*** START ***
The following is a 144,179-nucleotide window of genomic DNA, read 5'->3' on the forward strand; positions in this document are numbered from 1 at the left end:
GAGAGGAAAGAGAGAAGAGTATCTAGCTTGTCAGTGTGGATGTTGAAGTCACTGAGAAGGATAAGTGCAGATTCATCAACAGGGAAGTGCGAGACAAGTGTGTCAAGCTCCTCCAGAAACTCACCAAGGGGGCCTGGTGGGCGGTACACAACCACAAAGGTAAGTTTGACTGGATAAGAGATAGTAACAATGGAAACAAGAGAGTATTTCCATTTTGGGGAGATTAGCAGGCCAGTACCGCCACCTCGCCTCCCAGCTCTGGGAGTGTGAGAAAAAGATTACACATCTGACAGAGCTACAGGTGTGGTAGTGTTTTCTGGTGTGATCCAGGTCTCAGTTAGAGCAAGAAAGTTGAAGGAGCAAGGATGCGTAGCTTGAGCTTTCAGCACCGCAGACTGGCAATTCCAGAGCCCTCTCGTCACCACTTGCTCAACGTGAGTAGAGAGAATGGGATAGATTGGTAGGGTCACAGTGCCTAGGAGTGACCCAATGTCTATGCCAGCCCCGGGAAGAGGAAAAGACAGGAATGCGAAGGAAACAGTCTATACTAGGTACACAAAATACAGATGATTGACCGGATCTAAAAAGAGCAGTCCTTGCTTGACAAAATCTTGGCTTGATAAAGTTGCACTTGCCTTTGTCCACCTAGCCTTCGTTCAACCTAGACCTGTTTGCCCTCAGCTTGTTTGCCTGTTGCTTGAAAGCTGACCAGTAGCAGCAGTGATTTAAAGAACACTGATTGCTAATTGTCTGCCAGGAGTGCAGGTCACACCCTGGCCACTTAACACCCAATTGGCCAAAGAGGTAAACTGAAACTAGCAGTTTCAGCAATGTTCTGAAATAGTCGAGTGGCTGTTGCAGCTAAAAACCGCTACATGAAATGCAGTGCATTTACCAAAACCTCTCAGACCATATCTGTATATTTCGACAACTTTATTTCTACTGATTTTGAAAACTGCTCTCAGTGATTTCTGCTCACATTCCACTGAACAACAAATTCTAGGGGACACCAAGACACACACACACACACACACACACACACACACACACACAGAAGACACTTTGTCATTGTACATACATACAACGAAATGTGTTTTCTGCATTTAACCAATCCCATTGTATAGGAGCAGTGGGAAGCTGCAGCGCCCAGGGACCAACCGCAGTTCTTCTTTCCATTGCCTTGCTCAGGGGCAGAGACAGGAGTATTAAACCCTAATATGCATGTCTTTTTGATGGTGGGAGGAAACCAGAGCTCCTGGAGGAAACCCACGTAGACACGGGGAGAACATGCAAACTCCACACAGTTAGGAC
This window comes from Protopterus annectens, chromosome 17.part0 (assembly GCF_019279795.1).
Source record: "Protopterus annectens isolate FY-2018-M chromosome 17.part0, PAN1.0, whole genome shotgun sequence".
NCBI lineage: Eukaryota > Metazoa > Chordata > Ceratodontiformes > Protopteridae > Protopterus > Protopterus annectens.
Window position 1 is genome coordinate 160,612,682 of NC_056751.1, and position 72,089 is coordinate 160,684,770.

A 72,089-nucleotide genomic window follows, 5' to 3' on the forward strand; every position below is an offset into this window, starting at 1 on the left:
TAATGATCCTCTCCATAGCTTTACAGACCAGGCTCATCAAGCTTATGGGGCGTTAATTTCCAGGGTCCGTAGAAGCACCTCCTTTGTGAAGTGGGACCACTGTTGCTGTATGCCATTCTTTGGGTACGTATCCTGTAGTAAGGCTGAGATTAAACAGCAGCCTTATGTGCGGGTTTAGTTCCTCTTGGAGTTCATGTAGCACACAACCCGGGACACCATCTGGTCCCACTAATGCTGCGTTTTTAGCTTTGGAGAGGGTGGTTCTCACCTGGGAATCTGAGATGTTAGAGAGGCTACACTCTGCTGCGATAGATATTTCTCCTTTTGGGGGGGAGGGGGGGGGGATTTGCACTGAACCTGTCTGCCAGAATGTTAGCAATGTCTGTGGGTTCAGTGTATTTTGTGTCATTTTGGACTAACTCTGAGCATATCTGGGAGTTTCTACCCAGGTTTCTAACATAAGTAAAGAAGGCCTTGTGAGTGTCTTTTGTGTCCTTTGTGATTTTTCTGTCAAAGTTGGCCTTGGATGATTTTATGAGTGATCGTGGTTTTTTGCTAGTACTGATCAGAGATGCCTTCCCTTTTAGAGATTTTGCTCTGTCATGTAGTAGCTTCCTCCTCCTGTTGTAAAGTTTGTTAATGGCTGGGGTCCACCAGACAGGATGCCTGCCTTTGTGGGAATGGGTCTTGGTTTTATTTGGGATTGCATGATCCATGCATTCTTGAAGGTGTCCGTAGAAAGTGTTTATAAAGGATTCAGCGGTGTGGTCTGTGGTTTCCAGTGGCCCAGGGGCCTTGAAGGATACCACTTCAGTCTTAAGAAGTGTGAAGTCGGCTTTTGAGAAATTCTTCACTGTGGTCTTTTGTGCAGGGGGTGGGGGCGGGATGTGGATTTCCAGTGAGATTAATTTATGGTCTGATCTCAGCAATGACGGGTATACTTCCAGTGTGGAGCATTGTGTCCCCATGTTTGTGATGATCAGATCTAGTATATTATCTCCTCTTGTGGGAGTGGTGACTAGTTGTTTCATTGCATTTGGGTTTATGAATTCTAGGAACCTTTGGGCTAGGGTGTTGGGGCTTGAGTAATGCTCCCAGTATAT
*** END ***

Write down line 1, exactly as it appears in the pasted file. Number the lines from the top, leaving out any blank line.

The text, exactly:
The following is a 144,179-nucleotide window of genomic DNA, read 5'->3' on the forward strand; positions in this document are numbered from 1 at the left end: